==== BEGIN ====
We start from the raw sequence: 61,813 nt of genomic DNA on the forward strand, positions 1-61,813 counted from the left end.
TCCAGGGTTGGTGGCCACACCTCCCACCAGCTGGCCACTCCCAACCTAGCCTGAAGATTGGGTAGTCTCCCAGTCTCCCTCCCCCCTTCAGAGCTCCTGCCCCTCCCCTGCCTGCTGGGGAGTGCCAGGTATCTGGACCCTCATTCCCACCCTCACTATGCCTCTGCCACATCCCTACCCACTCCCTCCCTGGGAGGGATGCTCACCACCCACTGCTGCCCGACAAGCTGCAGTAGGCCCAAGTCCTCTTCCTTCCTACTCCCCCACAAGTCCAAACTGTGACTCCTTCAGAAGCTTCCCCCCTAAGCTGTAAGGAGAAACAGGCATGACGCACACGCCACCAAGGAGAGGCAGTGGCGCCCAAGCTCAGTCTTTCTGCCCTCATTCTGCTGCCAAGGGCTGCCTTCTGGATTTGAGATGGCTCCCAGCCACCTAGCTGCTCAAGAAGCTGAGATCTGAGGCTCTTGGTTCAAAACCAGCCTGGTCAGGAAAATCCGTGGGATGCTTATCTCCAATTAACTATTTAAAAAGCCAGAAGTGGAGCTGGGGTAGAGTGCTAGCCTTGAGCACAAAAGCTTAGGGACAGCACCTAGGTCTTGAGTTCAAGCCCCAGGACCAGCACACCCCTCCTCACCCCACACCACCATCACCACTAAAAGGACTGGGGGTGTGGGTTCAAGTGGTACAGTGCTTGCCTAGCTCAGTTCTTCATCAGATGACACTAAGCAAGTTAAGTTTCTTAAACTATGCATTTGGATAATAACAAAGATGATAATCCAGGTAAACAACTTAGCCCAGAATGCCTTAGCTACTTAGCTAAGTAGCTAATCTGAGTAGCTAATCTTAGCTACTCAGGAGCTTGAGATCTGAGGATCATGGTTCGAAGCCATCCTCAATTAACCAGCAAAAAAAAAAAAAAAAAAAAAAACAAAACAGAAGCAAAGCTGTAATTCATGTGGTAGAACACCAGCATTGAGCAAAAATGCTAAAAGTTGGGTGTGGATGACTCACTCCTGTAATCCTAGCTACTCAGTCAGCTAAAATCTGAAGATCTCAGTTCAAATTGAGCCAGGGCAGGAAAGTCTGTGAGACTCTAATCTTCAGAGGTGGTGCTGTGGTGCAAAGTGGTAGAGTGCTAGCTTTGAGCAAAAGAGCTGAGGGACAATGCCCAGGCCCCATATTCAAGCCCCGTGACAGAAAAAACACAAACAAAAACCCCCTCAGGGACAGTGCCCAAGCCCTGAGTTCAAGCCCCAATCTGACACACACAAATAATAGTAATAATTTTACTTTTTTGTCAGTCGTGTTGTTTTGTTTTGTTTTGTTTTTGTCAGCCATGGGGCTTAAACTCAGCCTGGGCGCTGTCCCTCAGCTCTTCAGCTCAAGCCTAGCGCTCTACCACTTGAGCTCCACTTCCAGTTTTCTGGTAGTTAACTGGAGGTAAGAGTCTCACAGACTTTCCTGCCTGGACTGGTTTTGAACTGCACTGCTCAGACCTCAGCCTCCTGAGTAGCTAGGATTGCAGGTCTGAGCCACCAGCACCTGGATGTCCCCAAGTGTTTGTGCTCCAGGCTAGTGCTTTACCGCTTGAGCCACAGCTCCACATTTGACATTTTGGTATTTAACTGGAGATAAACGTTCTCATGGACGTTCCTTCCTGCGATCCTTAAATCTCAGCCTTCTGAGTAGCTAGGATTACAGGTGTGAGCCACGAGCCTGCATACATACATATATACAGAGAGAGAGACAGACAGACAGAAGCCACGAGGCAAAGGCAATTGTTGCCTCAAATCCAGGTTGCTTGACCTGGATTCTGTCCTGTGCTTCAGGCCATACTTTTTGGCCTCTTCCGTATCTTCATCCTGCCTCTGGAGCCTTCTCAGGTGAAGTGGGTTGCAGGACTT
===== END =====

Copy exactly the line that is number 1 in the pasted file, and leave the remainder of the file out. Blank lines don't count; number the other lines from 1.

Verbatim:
We start from the raw sequence: 61,813 nt of genomic DNA on the forward strand, positions 1-61,813 counted from the left end.